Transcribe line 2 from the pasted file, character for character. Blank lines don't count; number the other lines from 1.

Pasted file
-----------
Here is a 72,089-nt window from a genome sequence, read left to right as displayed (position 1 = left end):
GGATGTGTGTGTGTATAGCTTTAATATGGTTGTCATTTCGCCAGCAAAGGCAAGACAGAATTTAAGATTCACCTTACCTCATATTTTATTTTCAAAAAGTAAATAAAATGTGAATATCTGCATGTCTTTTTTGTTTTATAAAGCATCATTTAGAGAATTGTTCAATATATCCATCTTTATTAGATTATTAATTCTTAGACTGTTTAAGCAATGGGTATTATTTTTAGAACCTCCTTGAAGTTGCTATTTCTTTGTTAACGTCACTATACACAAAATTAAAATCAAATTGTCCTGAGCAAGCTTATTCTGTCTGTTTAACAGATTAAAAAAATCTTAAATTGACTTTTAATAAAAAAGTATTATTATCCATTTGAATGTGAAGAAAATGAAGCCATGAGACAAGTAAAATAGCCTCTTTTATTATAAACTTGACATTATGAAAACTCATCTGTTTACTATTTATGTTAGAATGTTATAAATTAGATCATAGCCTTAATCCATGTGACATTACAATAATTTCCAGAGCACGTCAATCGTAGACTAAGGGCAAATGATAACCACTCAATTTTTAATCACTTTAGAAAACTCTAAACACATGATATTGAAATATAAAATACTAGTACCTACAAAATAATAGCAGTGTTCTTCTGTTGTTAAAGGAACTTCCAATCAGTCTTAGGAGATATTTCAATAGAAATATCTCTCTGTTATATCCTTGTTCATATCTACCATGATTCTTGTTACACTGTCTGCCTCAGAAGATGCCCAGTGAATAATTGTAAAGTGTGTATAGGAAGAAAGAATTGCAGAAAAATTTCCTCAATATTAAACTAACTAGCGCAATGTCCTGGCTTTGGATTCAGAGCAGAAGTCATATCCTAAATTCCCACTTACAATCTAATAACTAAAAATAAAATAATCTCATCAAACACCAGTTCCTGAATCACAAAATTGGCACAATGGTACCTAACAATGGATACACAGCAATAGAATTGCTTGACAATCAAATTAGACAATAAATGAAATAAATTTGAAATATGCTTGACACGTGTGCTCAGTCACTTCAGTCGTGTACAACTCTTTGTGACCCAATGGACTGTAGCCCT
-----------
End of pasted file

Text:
GGATGTGTGTGTGTATAGCTTTAATATGGTTGTCATTTCGCCAGCAAAGGCAAGACAGAATTTAAGATTCACCTTACCTCATATTTTATTTTCAAAAAGTAAATAAAATGTGAATATCTGCATGTCTTTTTTGTTTTATAAAGCATCATTTAGAGAATTGTTCAATATATCCATCTTTATTAGATTATTAATTCTTAGACTGTTTAAGCAATGGGTATTATTTTTAGAACCTCCTTGAAGTTGCTATTTCTTTGTTAACGTCACTATACACAAAATTAAAATCAAATTGTCCTGAGCAAGCTTATTCTGTCTGTTTAACAGATTAAAAAAATCTTAAATTGACTTTTAATAAAAAAGTATTATTATCCATTTGAATGTGAAGAAAATGAAGCCATGAGACAAGTAAAATAGCCTCTTTTATTATAAACTTGACATTATGAAAACTCATCTGTTTACTATTTATGTTAGAATGTTATAAATTAGATCATAGCCTTAATCCATGTGACATTACAATAATTTCCAGAGCACGTCAATCGTAGACTAAGGGCAAATGATAACCACTCAATTTTTAATCACTTTAGAAAACTCTAAACACATGATATTGAAATATAAAATACTAGTACCTACAAAATAATAGCAGTGTTCTTCTGTTGTTAAAGGAACTTCCAATCAGTCTTAGGAGATATTTCAATAGAAATATCTCTCTGTTATATCCTTGTTCATATCTACCATGATTCTTGTTACACTGTCTGCCTCAGAAGATGCCCAGTGAATAATTGTAAAGTGTGTATAGGAAGAAAGAATTGCAGAAAAATTTCCTCAATATTAAACTAACTAGCGCAATGTCCTGGCTTTGGATTCAGAGCAGAAGTCATATCCTAAATTCCCACTTACAATCTAATAACTAAAAATAAAATAATCTCATCAAACACCAGTTCCTGAATCACAAAATTGGCACAATGGTACCTAACAATGGATACACAGCAATAGAATTGCTTGACAATCAAATTAGACAATAAATGAAATAAATTTGAAATATGCTTGACACGTGTGCTCAGTCACTTCAGTCGTGTACAACTCTTTGTGACCCAATGGACTGTAGCCCT